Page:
The Martin Luther King, Jr. Memorial

Contributor: Meghan Vestal. Lesson ID: 11852

A man or woman doesn't have to be a politician or particular color or ethnicity to change a nation. Martin Luther King, Jr.'s words and actions earned him a place among America's most notable persons!

categories

United States

subject
History
learning style
Visual
personality style
Beaver
Grade Level
Intermediate (3-5), Middle School (6-8)
Lesson Type
Dig Deeper

Lesson Plan - Get It!

Audio:

If Martin Luther King, Jr. was not a president or politician, why does he have monument in the nations' capital? What important act in American history does the Martin Luther King, Jr. Memorial celebrate?

Washington, D.C., is full of monuments that honor past presidents, but there is one prominent memorial along the National Mall that honors a civil rights leader.

The Martin Luther King, Jr. Memorial is one of newest memorials in Washington, D.C. (2017). It was built to honor Martin Luther King, Jr., the leader of the civil rights movement in the 1960s. It commemorates the year the Civil Rights Act of 1964 was signed into law, ending racial segregation in public schools and preventing discrimination on the basis of race, gender, and religion.

In this lesson, you will learn how this important memorial came to be, and take a tour of one of the newest attractions in Washington, D.C.


The Martin Luther King, Jr. Memorial did not happen overnight. It took more than two decades of planning and fundraising to make this dream become a reality.

The memorial was initiated by the Alpha Pi Alpha fraternity. Dr. King had been a member of the fraternity when he was in college at Boston University, and remained an active part of the fraternity even after he graduated from college. Since his death, Alpha Pi Alpha has promoted causes that support the legacy of Dr. King. In 1996, Congress gave Alpha Pi Alpha permission to begin raising funds to build a memorial in honor of Dr. King in Washington, D.C. Congress also created the Washington, D.C., Martin Luther King, Jr. National Memorial Project Foundation to manage the project.

A location at 1964 Independence Avenue Southwest was chosen as the site where the memorial would be built. This location was in close proximity to the National Mall and surrounded by other prominent memorials, such as the Lincoln Memorial and the Jefferson Memorial (Related Lessons). The Foundation responsible for overseeing the project wanted the Martin Luther King, Jr. Memorial to have the same prominence as other big Washington, D.C., memorials. In addition, the street number "1964" was the same as the year the Civil Rights Act was passed into law.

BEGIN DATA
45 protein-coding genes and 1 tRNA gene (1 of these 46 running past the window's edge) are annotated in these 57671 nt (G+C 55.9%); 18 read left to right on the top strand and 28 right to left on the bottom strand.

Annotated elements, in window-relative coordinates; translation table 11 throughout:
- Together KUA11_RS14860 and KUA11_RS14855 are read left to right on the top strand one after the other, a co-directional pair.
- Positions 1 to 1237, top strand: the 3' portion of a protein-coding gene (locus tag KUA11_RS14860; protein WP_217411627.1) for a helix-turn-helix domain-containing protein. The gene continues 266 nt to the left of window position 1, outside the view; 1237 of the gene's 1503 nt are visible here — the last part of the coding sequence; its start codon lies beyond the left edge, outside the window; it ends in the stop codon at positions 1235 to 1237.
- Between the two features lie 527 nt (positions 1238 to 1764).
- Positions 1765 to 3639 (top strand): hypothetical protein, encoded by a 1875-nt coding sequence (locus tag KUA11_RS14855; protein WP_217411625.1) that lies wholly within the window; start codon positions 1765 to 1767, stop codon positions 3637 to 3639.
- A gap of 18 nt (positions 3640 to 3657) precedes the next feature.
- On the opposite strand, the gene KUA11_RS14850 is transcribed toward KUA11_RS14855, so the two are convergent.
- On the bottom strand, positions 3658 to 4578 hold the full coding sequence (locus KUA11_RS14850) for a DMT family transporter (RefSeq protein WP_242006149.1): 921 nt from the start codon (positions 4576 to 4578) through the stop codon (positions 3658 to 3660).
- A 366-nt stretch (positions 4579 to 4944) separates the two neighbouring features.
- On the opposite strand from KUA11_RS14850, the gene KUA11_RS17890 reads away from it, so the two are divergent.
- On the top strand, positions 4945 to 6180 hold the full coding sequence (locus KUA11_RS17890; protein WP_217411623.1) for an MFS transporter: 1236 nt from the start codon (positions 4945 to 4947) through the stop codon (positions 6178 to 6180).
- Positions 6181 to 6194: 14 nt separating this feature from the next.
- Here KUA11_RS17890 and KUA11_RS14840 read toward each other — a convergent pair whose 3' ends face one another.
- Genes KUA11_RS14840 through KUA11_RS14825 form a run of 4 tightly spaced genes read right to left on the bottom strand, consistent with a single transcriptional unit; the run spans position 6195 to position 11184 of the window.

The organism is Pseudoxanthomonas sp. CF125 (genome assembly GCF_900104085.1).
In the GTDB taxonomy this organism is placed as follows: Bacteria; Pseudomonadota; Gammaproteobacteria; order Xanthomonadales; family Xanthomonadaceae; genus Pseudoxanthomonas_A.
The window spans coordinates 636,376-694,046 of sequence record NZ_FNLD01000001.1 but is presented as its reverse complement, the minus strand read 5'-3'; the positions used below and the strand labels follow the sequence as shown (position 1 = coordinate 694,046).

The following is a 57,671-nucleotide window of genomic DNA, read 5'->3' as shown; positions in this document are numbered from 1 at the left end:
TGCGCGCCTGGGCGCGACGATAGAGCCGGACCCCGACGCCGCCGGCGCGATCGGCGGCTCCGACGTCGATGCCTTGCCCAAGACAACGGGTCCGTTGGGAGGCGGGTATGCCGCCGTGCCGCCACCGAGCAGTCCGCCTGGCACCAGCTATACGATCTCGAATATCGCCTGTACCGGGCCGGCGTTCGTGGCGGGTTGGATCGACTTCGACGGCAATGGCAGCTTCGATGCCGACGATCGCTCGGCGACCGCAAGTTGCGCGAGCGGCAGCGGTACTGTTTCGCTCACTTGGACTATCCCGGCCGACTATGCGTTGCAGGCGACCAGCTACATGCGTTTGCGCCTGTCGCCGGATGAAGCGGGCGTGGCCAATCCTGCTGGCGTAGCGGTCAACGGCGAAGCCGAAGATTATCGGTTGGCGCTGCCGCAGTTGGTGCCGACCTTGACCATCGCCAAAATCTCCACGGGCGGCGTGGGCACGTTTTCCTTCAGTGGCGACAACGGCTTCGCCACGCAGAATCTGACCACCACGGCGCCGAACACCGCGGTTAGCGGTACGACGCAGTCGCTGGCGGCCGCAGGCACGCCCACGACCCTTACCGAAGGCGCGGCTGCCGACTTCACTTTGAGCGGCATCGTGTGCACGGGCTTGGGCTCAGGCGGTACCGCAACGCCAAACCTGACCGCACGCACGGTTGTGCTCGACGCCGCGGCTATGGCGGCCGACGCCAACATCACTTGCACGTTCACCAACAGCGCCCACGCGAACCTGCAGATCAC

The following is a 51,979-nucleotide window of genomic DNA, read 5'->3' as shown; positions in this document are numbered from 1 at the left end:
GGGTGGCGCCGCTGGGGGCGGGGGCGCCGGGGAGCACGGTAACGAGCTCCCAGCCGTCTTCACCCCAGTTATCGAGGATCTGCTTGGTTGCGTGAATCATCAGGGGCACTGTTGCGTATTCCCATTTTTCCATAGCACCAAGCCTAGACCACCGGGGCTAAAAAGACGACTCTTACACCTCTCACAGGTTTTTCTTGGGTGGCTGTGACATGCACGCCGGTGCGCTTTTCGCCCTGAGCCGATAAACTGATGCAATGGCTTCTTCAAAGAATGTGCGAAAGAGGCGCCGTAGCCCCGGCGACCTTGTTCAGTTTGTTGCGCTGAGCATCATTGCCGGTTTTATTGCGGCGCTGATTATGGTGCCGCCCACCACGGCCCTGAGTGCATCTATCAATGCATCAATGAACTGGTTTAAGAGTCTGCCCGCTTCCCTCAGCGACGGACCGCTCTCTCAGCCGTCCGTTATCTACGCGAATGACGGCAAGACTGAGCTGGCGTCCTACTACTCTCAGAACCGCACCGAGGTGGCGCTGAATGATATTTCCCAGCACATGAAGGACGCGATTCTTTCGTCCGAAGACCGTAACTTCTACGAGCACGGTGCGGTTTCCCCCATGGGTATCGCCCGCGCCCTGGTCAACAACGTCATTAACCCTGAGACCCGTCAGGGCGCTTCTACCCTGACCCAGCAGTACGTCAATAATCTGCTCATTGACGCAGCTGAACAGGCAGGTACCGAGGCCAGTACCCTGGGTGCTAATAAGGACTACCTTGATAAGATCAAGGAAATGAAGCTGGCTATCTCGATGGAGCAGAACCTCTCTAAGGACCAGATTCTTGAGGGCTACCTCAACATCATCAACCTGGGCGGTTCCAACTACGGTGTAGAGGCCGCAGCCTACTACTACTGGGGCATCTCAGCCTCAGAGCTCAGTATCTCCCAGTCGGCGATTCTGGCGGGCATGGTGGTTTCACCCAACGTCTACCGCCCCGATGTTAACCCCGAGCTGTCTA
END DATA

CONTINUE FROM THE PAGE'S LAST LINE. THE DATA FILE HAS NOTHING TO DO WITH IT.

Designs for the memorial were submitted by 900 candidates from 52 different countries. The design that was selected centered on a line from Dr. King's famous "I Have a Dream" speech. The line reads, "Out of a mountain of despair, a stone of hope." When visitors walk through the memorial, they first pass through two large granite stones that symbolize mountains of despair. The inside of these stones is engraved with quotes by Dr. King. After walking through the stones, visitors arrive at a 30-foot statue of Dr. King that symbolizes a stone of hope.

Look at the image at the bottom of this section. Show your teacher or parent the mountains of despair and the stone of hope.


The memorial was completed in December 2010 and opened to the public in 2011. A dedication was scheduled to be held on August 28, 2011, which was the 48th anniversary of when Dr. King gave his "I Have a Dream" speech from the steps of the Lincoln Memorial. Unfortunately, a hurricane prevented the dedication from taking place until October 16, 2011. More than 10,000 people attended the dedication ceremony, including President Barack Obama.

There are only four non-presidents who have memorials in their honor in Washington, D.C.: George Mason, John Paul Jones, John Ericsson, and Martin Luther King, Jr. Do you think Martin Luther King, Jr. is worthy of this distinction in Washington, D.C.? Why or why not? Explain your answer to your teacher or parent.

Now, move on to the Got It? section to visit one of the newest memorials in Washington, D.C.

Martin Luther King, Jr. Memorial




Consider exploring the Elephango lesson in the right-hand sidebar under Additional Resources to learn more about the president mentioned in this lesson.

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